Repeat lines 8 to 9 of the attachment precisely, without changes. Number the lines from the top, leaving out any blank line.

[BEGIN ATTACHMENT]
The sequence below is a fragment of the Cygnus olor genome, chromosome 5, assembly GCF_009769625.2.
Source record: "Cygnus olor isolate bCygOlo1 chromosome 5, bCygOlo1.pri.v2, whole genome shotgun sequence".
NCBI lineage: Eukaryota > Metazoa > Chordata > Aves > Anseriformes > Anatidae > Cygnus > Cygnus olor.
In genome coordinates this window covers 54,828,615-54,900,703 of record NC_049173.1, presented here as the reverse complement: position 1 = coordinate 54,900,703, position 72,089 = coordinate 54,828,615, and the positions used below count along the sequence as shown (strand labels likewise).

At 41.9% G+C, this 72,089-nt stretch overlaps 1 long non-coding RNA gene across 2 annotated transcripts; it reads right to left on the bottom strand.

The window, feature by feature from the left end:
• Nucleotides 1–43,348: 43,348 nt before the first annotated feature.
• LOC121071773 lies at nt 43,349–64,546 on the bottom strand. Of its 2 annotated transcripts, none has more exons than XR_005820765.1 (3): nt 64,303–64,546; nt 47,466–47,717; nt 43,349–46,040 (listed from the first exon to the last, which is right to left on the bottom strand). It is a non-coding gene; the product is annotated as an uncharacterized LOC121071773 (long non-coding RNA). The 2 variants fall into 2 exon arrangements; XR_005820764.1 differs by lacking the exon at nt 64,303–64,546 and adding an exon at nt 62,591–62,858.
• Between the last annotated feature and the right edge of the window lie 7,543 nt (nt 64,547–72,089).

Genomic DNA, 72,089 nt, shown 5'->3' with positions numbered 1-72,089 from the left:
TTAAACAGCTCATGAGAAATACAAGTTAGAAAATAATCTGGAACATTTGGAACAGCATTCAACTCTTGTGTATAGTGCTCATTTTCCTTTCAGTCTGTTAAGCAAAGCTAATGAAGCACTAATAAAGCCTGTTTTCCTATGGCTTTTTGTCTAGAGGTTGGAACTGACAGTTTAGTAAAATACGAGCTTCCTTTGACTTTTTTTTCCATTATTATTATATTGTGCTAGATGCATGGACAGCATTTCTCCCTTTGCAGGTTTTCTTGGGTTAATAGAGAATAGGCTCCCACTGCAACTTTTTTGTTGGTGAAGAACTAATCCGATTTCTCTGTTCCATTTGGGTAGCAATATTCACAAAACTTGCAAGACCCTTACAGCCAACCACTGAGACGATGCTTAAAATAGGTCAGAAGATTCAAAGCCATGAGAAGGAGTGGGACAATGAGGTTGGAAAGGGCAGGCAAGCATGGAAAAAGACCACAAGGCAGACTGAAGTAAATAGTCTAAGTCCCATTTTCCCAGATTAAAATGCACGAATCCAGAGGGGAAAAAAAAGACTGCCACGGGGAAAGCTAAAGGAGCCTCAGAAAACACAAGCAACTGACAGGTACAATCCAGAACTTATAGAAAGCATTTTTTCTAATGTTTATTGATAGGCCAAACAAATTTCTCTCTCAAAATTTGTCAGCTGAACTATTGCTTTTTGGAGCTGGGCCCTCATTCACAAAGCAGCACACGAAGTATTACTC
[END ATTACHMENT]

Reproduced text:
• LOC121071773 lies at nt 43,349–64,546 on the bottom strand. Of its 2 annotated transcripts, none has more exons than XR_005820765.1 (3): nt 64,303–64,546; nt 47,466–47,717; nt 43,349–46,040 (listed from the first exon to the last, which is right to left on the bottom strand). It is a non-coding gene; the product is annotated as an uncharacterized LOC121071773 (long non-coding RNA). The 2 variants fall into 2 exon arrangements; XR_005820764.1 differs by lacking the exon at nt 64,303–64,546 and adding an exon at nt 62,591–62,858.
• Between the last annotated feature and the right edge of the window lie 7,543 nt (nt 64,547–72,089).